24hrs Blogosphere Buzz: 2008.09.03

This article originally appeared in 24hrs Vancouver on September 3, 2008.

The trend to moving educational content online was pioneered by MIT in 2001 when they created something called OpenCourseWare (OCW). Currently there are lecture notes, readings, videos, and exams for more than 1,800 MIT courses online for free. More than 200 universities participate in the OCW movement, including one Canadian institution, Capilano College. Business, Math, Philosophy and Computer Science are just some of the disciplines offered by Cap College through OCW.

20 years ago when I was at SFU, you could grab audio copies of some lectures from the library, now many are podcast through the university’s website within an hour after the class is over. Last year more than 450 courses and over 7800 lectures were found through the SFU Podmaster. The service is restricted to those only registered in the classes that are podcast and all information on how to access the lectures is at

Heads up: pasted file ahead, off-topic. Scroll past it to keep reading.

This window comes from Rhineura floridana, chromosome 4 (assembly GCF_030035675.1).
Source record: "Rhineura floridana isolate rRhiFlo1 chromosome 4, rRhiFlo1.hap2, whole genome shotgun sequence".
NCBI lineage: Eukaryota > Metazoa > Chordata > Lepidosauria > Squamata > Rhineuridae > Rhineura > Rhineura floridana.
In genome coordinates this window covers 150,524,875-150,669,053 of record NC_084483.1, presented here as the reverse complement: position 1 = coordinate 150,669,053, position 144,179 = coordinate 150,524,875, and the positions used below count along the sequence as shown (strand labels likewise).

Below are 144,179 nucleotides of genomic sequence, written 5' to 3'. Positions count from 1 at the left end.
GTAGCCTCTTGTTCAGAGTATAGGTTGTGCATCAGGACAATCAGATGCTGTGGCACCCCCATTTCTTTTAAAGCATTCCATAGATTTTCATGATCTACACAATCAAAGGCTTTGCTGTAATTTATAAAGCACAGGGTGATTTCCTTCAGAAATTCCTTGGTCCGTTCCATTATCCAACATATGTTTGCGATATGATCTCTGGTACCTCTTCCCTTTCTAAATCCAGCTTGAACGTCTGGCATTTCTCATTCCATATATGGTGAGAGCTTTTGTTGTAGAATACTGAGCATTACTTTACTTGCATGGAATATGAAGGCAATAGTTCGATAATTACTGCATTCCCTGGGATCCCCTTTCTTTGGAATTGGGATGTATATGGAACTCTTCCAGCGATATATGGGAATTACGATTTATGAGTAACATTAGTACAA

For those headed back to school with an iPhone in the bag you’ll need to boost it up with some educating apps. Evernote lets you take notes on the iPhone and sync with your desktop and the internet. Lifehacker calls it “perhaps the closest option to a true universal capture tool available next to plain old pen and paper.” Even if you prefer pen and paper, by taking a picture of your notes, you can make them searchable with Evernote.

Kevin Rose, creator of Digg and spreader of Apple rumours has dropped a juicy one on the internet this week. Kevin says Apple will unveil a new iPod design this Tuesday, September 9. The new iPod Nano will be long and slim and feature a bigger screen. Kevin’s sources also hint there could be a price drop in the iPod touch to bring it in line with the pricing of the iPhone.

Google has unveiled a new browser to compete with Internet Explorer and Firefox. Chrome was released yesterday and promises a more stable surfing experience that is “clean and fast. It gets out of your way and gets you where you want to go.” Much of Google’s empire is built to be accessed through the internet and a web browser. From the search engine to their suite of cloud computing apps, it only made sense for Google to crash the browsing party.



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